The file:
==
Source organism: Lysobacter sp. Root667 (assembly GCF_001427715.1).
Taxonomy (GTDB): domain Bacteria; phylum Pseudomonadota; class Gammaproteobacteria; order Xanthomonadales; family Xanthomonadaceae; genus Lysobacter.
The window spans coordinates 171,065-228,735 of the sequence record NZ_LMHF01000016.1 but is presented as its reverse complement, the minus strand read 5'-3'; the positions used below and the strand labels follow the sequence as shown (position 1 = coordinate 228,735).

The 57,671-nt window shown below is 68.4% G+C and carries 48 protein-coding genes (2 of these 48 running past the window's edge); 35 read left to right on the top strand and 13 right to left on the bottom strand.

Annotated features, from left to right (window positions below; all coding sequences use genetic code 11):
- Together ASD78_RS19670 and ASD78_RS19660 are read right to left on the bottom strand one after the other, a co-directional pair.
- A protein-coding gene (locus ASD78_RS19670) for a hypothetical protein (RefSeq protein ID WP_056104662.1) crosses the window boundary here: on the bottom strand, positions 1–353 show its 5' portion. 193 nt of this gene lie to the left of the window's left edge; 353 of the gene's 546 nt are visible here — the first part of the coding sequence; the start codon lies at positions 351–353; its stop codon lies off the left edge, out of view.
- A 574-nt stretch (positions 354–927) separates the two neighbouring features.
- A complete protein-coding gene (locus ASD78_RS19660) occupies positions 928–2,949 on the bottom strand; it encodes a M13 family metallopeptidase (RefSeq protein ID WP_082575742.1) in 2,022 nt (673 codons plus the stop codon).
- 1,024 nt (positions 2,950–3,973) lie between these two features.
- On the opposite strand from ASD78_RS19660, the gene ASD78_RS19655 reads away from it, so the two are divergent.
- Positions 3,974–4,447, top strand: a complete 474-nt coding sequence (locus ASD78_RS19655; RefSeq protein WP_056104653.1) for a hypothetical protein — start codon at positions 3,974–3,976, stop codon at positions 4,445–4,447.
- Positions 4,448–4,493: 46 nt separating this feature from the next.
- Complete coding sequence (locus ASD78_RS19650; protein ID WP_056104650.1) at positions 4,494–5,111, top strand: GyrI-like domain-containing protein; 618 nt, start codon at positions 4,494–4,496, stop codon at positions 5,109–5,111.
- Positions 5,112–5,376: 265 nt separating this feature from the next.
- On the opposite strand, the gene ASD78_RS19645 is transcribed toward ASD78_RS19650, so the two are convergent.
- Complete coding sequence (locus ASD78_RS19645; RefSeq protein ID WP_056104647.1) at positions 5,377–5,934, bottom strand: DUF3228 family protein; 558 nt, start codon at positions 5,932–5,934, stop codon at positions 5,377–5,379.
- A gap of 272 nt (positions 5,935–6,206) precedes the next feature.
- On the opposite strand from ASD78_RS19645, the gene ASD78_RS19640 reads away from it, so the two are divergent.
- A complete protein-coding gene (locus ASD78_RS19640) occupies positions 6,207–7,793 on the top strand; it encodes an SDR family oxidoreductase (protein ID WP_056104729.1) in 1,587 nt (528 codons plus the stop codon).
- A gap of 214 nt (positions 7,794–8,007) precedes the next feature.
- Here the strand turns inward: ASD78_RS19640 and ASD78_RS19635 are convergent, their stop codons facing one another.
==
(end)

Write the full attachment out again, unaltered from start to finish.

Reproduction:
Source organism: Lysobacter sp. Root667 (assembly GCF_001427715.1).
Taxonomy (GTDB): domain Bacteria; phylum Pseudomonadota; class Gammaproteobacteria; order Xanthomonadales; family Xanthomonadaceae; genus Lysobacter.
The window spans coordinates 171,065-228,735 of the sequence record NZ_LMHF01000016.1 but is presented as its reverse complement, the minus strand read 5'-3'; the positions used below and the strand labels follow the sequence as shown (position 1 = coordinate 228,735).

The 57,671-nt window shown below is 68.4% G+C and carries 48 protein-coding genes (2 of these 48 running past the window's edge); 35 read left to right on the top strand and 13 right to left on the bottom strand.

Annotated features, from left to right (window positions below; all coding sequences use genetic code 11):
- Together ASD78_RS19670 and ASD78_RS19660 are read right to left on the bottom strand one after the other, a co-directional pair.
- A protein-coding gene (locus ASD78_RS19670) for a hypothetical protein (RefSeq protein ID WP_056104662.1) crosses the window boundary here: on the bottom strand, positions 1–353 show its 5' portion. 193 nt of this gene lie to the left of the window's left edge; 353 of the gene's 546 nt are visible here — the first part of the coding sequence; the start codon lies at positions 351–353; its stop codon lies off the left edge, out of view.
- A 574-nt stretch (positions 354–927) separates the two neighbouring features.
- A complete protein-coding gene (locus ASD78_RS19660) occupies positions 928–2,949 on the bottom strand; it encodes a M13 family metallopeptidase (RefSeq protein ID WP_082575742.1) in 2,022 nt (673 codons plus the stop codon).
- 1,024 nt (positions 2,950–3,973) lie between these two features.
- On the opposite strand from ASD78_RS19660, the gene ASD78_RS19655 reads away from it, so the two are divergent.
- Positions 3,974–4,447, top strand: a complete 474-nt coding sequence (locus ASD78_RS19655; RefSeq protein WP_056104653.1) for a hypothetical protein — start codon at positions 3,974–3,976, stop codon at positions 4,445–4,447.
- Positions 4,448–4,493: 46 nt separating this feature from the next.
- Complete coding sequence (locus ASD78_RS19650; protein ID WP_056104650.1) at positions 4,494–5,111, top strand: GyrI-like domain-containing protein; 618 nt, start codon at positions 4,494–4,496, stop codon at positions 5,109–5,111.
- Positions 5,112–5,376: 265 nt separating this feature from the next.
- On the opposite strand, the gene ASD78_RS19645 is transcribed toward ASD78_RS19650, so the two are convergent.
- Complete coding sequence (locus ASD78_RS19645; RefSeq protein ID WP_056104647.1) at positions 5,377–5,934, bottom strand: DUF3228 family protein; 558 nt, start codon at positions 5,932–5,934, stop codon at positions 5,377–5,379.
- A gap of 272 nt (positions 5,935–6,206) precedes the next feature.
- On the opposite strand from ASD78_RS19645, the gene ASD78_RS19640 reads away from it, so the two are divergent.
- A complete protein-coding gene (locus ASD78_RS19640) occupies positions 6,207–7,793 on the top strand; it encodes an SDR family oxidoreductase (protein ID WP_056104729.1) in 1,587 nt (528 codons plus the stop codon).
- A gap of 214 nt (positions 7,794–8,007) precedes the next feature.
- Here the strand turns inward: ASD78_RS19640 and ASD78_RS19635 are convergent, their stop codons facing one another.